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Letter from James Lockwood, April 24, 1775


New-York, April 25, 1775.

This day, about noon, arrived a second express from New-England, with the following important advices:

Wallingford, Monday, April 24, 1775.

DEAR SIR: Colonel Wadsworth was over in this place most of yesterday, and has ordered twenty men out of each Company in his Regiment, some of which had already set off, and others go this morning. He brings accounts, which came to him authenticated, from Thursday in the afternoon. The King' s Troops being reinforced a second time, and joined, as I suppose, from what I can learn, by the party who were intercepted by Colonel Gardner, were then encamped on Winter Hill, and were surrounded by twenty thousand of our men, who were intrenching. Col˙ Gardners ambush proved fatal to Lord Percy and another General Officer, who were killed on the spot the first fire. To counterbalance this good news, the story is, that our first man in command (who he is I know not) is also killed. It seems they have lost many men on both sides; Colonel Wadsworth bad the account in a letter from Hartford. The Country beyond here are all gone, and we expect it will be impossible to procure horses for our wagons, as they have, and will, in every place employ themselves all their horses. In this place they send a horse for every sixth man, and are pressing them for that purpose. I know of no way, but you must immediately send a couple of stout, able horses, who may overtake us at Hartford possibly, where we must return Mrs˙ Noyes' s, and Meloy' s, if he holds out so far. Remember, the horses must be bad at any rate.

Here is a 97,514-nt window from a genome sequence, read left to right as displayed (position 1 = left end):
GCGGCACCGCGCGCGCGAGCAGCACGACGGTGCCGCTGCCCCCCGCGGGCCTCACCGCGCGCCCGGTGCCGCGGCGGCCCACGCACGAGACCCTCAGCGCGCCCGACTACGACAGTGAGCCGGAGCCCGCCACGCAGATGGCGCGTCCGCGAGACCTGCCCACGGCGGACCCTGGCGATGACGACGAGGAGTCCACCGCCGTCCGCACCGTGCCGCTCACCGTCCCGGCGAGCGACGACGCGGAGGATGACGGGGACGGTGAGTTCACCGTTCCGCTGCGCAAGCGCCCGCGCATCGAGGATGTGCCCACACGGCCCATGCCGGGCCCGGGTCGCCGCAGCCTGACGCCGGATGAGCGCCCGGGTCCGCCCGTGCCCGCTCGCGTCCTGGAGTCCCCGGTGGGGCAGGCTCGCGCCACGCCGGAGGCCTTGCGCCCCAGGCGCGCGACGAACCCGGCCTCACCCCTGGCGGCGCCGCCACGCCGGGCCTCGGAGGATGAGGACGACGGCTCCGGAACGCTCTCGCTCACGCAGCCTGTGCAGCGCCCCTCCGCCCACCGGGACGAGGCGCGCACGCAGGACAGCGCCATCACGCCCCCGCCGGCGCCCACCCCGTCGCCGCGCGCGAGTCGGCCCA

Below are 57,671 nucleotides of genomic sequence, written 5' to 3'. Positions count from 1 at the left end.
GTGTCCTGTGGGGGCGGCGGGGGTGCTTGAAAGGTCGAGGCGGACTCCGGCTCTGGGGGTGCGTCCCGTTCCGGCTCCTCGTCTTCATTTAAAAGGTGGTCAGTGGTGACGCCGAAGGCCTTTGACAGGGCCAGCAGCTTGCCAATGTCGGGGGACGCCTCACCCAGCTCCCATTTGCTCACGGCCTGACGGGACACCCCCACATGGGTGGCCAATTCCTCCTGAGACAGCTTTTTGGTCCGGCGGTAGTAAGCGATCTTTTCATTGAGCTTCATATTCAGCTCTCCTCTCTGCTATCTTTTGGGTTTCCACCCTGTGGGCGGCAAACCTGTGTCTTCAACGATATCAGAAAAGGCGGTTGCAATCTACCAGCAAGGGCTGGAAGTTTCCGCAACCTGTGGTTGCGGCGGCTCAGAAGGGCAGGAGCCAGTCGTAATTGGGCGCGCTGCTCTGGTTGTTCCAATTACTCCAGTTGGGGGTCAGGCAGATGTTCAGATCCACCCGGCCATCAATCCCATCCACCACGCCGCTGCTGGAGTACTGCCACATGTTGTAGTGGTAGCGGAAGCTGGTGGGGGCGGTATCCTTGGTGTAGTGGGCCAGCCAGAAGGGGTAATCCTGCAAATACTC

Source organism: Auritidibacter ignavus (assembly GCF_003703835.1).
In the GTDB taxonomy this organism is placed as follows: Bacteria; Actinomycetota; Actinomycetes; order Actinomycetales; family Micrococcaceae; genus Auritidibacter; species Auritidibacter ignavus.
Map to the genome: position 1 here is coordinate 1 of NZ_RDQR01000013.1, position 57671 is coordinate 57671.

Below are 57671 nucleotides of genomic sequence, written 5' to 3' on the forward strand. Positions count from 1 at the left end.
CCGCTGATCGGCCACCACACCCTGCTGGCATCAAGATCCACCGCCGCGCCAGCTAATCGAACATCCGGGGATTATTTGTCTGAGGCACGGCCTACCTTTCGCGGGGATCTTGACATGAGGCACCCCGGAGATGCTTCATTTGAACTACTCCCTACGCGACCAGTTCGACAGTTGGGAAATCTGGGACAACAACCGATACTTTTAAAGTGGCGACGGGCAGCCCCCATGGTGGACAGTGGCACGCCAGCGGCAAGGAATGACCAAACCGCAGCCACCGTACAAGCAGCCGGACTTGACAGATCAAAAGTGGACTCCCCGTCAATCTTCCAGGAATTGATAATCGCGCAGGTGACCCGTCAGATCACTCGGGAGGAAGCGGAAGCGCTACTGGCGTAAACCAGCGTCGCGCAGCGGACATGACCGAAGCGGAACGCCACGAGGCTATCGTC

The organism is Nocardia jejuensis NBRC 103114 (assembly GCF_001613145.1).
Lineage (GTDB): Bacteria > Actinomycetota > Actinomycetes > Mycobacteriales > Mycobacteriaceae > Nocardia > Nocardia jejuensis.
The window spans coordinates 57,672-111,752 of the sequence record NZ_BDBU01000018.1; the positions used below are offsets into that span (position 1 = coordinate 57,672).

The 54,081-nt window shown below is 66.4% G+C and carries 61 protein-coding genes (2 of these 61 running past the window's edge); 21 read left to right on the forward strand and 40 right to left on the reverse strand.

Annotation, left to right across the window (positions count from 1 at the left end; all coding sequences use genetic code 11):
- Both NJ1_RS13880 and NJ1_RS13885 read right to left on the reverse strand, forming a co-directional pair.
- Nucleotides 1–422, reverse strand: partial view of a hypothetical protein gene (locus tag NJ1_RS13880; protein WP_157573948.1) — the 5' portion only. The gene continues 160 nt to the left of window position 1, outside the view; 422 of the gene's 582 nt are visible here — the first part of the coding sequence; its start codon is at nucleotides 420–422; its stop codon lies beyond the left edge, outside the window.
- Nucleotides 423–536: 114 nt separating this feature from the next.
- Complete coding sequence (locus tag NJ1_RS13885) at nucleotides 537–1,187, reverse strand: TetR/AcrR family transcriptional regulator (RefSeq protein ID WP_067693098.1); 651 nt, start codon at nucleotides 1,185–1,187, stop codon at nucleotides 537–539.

I am, in the greatest haste, your entire friend and humble servant,


N˙B˙ Colonel Gardner took nine prisoners, and twelve clubbed their firelocks, and came over to our party. Col˙ Gardner' s party consisted of seven hundred men, and the Regulars one thousand eight hundred, instead of one thousand two hundred, as we heard before. They have sent a vessel up Mystick River as far as Temple' s farm, which is about half a mile from Winter Hill. These accounts being true, all the King' s forces, except four or five hundred, must be encamped on Winter Hill.

At the instance of the gentlemen of Fairfield, just departed from hence, this is copied verbatim from the original, to be forwarded to that Town.